Politics

Why Would Anyone Want to Be Trump’s VP? Maybe Because It’s Smart Politics.

There’s a political cost to sitting this one out, too, and Mike Pence probably knows it.

Indiana Gov. Mike Pence speaks during the Republican Jewish Coalition spring leadership meeting at The Venetian Las Vegas on April 25, 2015 in Las Vegas, Nevada.

Indiana Gov. Mike Pence during the Republican Jewish Coalition spring leadership meeting at The Venetian on April 25, 2015, in Las Vegas.

Ethan Miller/Getty Images

There are a lot of things to say about the names on Trump’s purported vice presidential shortlist, but “has any political future whatsoever” isn’t one of them.

Newt Gingrich is the national mascot for grand ole crankery whose gigs include going on CNN and making dumb DVDs. Chris Christie is the term-limited governor of New Jersey who couldn’t make it past New Hampshire in his own presidential run and is disliked by most everyone in his state and America at large. Jefferson “Jeff” Beauregard Sessions III is an old man in the Senate who hates immigrants and has a stereotypically poor history of racial comments. Retired Gen. Michael Flynn is interesting as a dark horse, but he’s a pro-choice novice whom Trump appears to have soured on.

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Which brings us to the hot candidate for at least the next 47 minutes, Indiana Gov. Mike Pence. The Washington Times reported Sunday that Trump is “likely” to select Pence as his running mate. The story quoted Republican lawyer and insider James Bopp as saying there’s a “95 percent” chance Trump picks Pence now that his campaign has scheduled a mid-week Indianapolis rally with the governor. This all leads me to believe that Pence won’t be the vice presidential pick. That’s not meant as an insult to the Washington Times’ intrepid reporting or Bopp’s rigorous statistical analysis; it’s just that presidential campaigns are sophisticated operations that intentionally throw out red herrings—like, say, scheduling a mid-week rally with a reported member of the short-list—solely to troll reporters and prolong the secret. Then again, Trump’s presidential campaign is not a sophisticated operation, and maybe he’s scheduling a rally with Pence to introduce him as his vice presidential pick.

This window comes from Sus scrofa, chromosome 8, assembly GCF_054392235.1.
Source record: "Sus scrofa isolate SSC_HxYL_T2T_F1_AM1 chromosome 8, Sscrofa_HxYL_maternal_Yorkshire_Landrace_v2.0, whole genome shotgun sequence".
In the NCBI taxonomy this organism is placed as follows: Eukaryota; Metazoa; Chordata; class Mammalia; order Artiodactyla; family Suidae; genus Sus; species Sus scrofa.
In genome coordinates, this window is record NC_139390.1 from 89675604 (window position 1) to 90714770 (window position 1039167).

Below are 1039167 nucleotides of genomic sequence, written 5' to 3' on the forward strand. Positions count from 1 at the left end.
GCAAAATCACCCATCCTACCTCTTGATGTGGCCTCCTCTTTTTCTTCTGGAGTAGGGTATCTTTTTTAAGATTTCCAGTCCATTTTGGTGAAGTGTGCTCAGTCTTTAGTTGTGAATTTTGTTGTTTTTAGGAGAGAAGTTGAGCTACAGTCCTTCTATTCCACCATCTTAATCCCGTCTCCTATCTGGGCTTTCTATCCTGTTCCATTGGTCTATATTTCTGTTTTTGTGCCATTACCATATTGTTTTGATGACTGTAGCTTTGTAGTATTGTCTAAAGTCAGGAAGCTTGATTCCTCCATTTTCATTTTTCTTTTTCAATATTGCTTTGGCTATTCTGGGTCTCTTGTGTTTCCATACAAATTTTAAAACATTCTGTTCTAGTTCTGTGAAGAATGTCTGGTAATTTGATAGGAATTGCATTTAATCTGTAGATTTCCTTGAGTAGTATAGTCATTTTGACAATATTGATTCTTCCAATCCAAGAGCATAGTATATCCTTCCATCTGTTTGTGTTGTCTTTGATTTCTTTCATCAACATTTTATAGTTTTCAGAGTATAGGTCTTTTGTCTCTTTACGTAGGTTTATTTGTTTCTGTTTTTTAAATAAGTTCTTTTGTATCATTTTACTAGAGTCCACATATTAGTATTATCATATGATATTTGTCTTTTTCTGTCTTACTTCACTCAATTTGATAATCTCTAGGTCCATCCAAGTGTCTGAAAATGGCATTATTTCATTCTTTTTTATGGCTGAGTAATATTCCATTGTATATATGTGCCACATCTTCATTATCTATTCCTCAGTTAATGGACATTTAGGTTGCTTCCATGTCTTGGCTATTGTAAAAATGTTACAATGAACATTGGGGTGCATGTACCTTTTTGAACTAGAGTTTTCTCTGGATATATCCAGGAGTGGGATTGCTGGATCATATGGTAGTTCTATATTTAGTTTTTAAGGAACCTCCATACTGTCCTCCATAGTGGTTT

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This raises the question of what in God’s name Pence is thinking. Here is a figure conservatives have respected for a decade, who served as a leader in the House and now as a governor. He took a beating and his polling dropped following last year’s Religious Freedom Restoration Act mess, a fiasco that certainly contributed to his decision not to run for president in 2016. If he were able to grind through that to gubernatorial re-election this year, though, the table might be cleared for a run in 2020. Why interrupt that by resigning as governor and hitching his wagon to a probably doomed Trump campaign?